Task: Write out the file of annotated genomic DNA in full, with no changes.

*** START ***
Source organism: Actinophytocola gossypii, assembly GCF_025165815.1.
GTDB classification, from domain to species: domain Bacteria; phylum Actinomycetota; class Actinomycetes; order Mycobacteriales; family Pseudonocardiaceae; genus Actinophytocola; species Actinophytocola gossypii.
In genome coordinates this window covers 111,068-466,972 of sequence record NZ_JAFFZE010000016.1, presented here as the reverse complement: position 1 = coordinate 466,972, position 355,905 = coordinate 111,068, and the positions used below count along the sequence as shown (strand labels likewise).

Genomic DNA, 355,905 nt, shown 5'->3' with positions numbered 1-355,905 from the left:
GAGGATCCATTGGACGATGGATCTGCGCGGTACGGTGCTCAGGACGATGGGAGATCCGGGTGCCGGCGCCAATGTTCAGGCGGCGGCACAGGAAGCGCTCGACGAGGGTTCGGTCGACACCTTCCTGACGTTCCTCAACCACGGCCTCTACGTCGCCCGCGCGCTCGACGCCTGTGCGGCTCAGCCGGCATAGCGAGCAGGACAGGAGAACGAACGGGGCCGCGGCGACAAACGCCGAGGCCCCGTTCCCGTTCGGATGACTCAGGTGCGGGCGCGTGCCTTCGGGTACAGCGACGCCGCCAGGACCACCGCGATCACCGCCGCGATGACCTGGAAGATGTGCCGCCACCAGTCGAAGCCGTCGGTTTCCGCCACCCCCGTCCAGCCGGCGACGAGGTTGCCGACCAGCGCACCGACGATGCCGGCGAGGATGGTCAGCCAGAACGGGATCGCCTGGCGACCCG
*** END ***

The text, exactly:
Source organism: Actinophytocola gossypii, assembly GCF_025165815.1.
GTDB classification, from domain to species: domain Bacteria; phylum Actinomycetota; class Actinomycetes; order Mycobacteriales; family Pseudonocardiaceae; genus Actinophytocola; species Actinophytocola gossypii.
In genome coordinates this window covers 111,068-466,972 of sequence record NZ_JAFFZE010000016.1, presented here as the reverse complement: position 1 = coordinate 466,972, position 355,905 = coordinate 111,068, and the positions used below count along the sequence as shown (strand labels likewise).

Genomic DNA, 355,905 nt, shown 5'->3' with positions numbered 1-355,905 from the left:
GAGGATCCATTGGACGATGGATCTGCGCGGTACGGTGCTCAGGACGATGGGAGATCCGGGTGCCGGCGCCAATGTTCAGGCGGCGGCACAGGAAGCGCTCGACGAGGGTTCGGTCGACACCTTCCTGACGTTCCTCAACCACGGCCTCTACGTCGCCCGCGCGCTCGACGCCTGTGCGGCTCAGCCGGCATAGCGAGCAGGACAGGAGAACGAACGGGGCCGCGGCGACAAACGCCGAGGCCCCGTTCCCGTTCGGATGACTCAGGTGCGGGCGCGTGCCTTCGGGTACAGCGACGCCGCCAGGACCACCGCGATCACCGCCGCGATGACCTGGAAGATGTGCCGCCACCAGTCGAAGCCGTCGGTTTCCGCCACCCCCGTCCAGCCGGCGACGAGGTTGCCGACCAGCGCACCGACGATGCCGGCGAGGATGGTCAGCCAGAACGGGATCGCCTGGCGACCCG